rule calling for the annual indexing of the nonblind level to the 
average wage index of all employees in the United States. The 2004 
nonblind level is set at $810 a month. The level for individuals who 
are blind is set by statute and is also indexed to the average wage 
index. In 2004, the level for blind individuals is $1,350 of countable 
earnings.

[9] SSA permits DI, but not SSI, applicants to file for benefits 
online.

[10] In 2002, the DDSs made 2.3 million initial disability 
determinations and over 484,000 reconsiderations. In September 2003, 
the Commissioner testified before the House Committee on Ways and 
Means, saying that she intended to revise the disability determination 
process. For example, she proposed eliminating the reconsideration and 
the Appeals Council stages of the current process.

[11] If the claimant is not satisfied with the Appeals Council 
decision, the claimant may appeal to a federal district court. The 
claimant can continue legal appeals, as needed, to the U.S. Circuit 
Court of Appeals and ultimately to the Supreme Court of the United 
States.

[12] See Pub. L. No. 96-265, Sec. 304(a) (1980).

[13] See 20 C.F.R. Sec. 404.1503(a) and 416.903(a) (2003).

[14] In the preamble to these regulations, SSA stated that it did not 
define DDS administrative requirements in detail and instead elected to 
regulate only to the extent necessary to ensure effective and uniform 
administration of the disability program. (46 Fed. Reg. 29,190, 29,198 
(1981). SSA also stated that, overall, the states supported the 
agency's proposed regulatory approach. (Id. at 29,196.)

[15] The regulations also encourage the states to refrain from imposing 
state personnel freezes and restrictions against overtime work on the 
DDSs to the extent possible. See 20 C.F.R. Sec. 404.1621(b) and 
416.1021(b).

[16] Our survey data show that 50 out of 52 DDSs report to a state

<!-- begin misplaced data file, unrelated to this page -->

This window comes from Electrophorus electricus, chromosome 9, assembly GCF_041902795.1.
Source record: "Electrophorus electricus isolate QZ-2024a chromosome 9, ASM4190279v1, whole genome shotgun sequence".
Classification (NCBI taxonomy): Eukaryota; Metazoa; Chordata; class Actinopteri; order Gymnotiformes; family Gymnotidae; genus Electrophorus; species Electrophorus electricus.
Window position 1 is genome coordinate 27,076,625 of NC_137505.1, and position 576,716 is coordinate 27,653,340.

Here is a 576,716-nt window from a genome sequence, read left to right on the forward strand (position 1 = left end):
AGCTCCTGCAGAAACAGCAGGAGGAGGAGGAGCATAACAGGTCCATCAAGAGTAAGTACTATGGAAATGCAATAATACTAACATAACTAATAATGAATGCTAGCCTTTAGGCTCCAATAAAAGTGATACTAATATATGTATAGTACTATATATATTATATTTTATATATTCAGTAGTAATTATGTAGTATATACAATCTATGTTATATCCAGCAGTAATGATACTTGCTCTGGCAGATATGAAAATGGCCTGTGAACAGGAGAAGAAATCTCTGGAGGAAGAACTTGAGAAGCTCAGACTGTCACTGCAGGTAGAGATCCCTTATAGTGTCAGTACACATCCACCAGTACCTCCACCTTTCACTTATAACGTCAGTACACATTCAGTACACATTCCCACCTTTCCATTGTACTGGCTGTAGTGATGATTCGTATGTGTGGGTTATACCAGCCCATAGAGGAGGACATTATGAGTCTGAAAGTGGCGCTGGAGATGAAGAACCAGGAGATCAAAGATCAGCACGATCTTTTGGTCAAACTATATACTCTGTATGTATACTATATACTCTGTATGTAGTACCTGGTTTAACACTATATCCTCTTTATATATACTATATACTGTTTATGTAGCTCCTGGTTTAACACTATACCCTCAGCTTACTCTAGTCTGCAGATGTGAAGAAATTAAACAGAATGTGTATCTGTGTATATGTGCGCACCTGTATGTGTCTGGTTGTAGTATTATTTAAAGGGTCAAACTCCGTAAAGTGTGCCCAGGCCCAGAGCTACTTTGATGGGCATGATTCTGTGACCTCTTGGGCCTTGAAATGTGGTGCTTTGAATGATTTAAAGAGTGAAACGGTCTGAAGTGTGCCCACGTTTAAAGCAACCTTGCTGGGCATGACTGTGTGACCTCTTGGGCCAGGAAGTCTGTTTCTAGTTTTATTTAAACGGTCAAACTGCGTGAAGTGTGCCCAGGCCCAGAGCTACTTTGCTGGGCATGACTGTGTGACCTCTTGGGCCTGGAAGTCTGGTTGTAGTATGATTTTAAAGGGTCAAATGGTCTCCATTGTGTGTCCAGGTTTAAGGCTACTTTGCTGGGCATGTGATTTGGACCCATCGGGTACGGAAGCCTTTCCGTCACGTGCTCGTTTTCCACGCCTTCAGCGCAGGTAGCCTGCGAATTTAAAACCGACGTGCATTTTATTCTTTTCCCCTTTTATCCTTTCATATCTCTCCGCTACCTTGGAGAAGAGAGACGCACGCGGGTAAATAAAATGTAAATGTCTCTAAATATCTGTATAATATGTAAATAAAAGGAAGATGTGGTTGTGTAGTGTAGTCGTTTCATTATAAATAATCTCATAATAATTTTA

parent agency, and among these, 28 DDSs report to the state's 
vocational rehabilitation agency. 

[17] See GAO/T-HEHS/AIMD-00-75. 

[18] For example, due to changes in agency rules, examiners must now 
adhere to more complex requirements regarding such matters as 
determining the weight that should be given to the opinion of a 
treating source and making a finding as to the credibility of 
claimants' statements about the effect of pain on functioning. See 
Social Security Advisory Board, Agenda for Social Security: Challenges 
for the New Congress and the New Administration (February 2001).

[19] Expansion of an examiner's authority would bypass the current need 
for a medical consultant to certify the decision unless the law 
mandates otherwise. Medical consultants are required to certify all SSI 
childhood disability claims and all less than fully favorable decisions 
on DI and SSI claims involving an indication of a mental impairment. 

[20] Some DDSs may have higher educational requirements for some 
applicants or may use standards other than, or in addition to, 
education--such as relevant skills, previous equivalent experience, or 
some type of selection examination for which a qualifying score or 
ranking is needed for hiring eligibility. The minimum education 
requirements shown in this figure do not necessarily reflect the actual 
credentials of DDS examiners hired by the DDSs. For example, one DDS 
director explained in an interview that, despite the lack of any 
educational requirements for new examiner hires in the state, most 
examiners employed by the DDS had four-year college degrees, and